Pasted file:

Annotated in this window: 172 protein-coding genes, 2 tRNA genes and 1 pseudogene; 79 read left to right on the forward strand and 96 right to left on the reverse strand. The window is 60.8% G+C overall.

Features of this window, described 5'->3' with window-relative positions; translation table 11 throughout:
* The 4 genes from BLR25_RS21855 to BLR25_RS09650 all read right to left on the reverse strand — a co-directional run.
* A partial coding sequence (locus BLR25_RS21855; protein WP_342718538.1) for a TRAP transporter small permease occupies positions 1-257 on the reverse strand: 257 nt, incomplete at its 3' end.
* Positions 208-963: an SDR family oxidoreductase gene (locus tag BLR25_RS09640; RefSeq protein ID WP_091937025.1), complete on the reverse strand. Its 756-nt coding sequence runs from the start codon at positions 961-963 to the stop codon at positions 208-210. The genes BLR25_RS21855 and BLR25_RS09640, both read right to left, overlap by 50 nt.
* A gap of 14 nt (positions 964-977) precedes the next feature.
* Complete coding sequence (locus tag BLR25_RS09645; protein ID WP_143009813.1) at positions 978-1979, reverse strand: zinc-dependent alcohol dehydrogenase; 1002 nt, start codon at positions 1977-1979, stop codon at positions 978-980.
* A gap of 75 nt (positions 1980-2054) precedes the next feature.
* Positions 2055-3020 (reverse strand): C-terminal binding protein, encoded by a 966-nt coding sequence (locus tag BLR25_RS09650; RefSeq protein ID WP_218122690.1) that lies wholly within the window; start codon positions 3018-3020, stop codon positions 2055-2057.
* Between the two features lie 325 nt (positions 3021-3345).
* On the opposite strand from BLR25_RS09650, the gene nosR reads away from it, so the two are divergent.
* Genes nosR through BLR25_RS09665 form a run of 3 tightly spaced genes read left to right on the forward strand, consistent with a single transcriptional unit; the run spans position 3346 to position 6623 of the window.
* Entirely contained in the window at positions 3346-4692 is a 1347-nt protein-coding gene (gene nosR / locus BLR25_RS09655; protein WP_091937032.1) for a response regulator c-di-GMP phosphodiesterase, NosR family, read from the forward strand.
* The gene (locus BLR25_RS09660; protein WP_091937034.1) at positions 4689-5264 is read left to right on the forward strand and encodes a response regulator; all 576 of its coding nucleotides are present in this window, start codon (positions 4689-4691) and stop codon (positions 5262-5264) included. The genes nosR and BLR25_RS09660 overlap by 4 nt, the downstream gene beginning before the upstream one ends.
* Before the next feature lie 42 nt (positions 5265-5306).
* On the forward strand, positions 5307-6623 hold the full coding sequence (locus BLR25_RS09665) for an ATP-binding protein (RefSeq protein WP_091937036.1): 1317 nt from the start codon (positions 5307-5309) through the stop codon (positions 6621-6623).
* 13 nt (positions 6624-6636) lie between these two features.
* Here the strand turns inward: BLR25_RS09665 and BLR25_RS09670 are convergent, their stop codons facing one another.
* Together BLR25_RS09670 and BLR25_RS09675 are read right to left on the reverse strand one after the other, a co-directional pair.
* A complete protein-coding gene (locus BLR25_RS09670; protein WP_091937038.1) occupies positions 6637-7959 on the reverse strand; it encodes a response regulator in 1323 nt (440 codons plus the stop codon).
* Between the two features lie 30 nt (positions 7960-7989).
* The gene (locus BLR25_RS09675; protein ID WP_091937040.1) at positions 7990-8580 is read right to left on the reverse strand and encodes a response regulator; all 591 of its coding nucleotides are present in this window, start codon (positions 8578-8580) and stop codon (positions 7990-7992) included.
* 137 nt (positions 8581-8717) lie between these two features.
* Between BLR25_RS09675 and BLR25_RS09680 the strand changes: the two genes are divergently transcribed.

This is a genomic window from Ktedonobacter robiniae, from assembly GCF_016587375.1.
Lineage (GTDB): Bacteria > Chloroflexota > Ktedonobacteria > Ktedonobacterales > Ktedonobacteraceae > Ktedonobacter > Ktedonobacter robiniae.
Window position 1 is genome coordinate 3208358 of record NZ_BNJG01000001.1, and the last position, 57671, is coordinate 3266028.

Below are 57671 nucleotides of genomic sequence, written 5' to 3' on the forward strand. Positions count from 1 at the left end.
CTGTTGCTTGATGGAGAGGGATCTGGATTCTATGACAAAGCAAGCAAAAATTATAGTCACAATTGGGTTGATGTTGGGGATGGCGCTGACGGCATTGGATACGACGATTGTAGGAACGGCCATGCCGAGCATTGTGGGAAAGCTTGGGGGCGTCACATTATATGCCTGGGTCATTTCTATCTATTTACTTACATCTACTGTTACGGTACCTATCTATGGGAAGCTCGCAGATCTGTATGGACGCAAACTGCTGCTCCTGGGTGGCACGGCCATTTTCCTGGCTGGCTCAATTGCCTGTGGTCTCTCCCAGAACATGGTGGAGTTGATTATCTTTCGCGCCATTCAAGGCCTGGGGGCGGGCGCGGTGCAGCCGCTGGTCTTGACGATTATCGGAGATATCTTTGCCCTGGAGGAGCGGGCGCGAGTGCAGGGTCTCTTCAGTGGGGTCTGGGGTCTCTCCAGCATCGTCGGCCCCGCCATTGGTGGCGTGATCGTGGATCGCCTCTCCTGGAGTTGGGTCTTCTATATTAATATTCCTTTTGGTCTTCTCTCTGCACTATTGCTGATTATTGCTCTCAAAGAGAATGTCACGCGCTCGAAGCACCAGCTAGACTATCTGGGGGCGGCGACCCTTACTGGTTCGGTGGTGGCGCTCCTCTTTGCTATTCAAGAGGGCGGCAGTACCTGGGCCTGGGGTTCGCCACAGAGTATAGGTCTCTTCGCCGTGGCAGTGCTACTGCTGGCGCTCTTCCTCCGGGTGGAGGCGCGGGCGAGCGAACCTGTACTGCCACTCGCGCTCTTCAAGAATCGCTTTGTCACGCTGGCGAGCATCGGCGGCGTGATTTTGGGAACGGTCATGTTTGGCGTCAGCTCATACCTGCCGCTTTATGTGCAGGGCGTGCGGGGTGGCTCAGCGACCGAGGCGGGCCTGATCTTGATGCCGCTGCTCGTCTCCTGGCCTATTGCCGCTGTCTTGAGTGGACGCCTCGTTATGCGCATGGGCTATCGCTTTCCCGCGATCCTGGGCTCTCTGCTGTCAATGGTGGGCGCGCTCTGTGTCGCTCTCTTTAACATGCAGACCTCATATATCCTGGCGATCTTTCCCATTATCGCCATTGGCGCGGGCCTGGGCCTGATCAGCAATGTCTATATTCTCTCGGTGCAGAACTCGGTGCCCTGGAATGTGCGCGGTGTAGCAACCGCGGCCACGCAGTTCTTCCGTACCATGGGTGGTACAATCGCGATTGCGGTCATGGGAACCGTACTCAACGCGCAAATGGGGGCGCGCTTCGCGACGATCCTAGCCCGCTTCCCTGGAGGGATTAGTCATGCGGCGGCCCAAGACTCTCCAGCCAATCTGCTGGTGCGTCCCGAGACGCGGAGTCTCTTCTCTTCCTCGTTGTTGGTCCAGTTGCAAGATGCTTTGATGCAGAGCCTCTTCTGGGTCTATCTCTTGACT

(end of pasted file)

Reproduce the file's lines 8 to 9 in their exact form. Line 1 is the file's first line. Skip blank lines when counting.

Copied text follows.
* A gap of 75 nt (positions 1980-2054) precedes the next feature.
* Positions 2055-3020 (reverse strand): C-terminal binding protein, encoded by a 966-nt coding sequence (locus tag BLR25_RS09650; RefSeq protein ID WP_218122690.1) that lies wholly within the window; start codon positions 3018-3020, stop codon positions 2055-2057.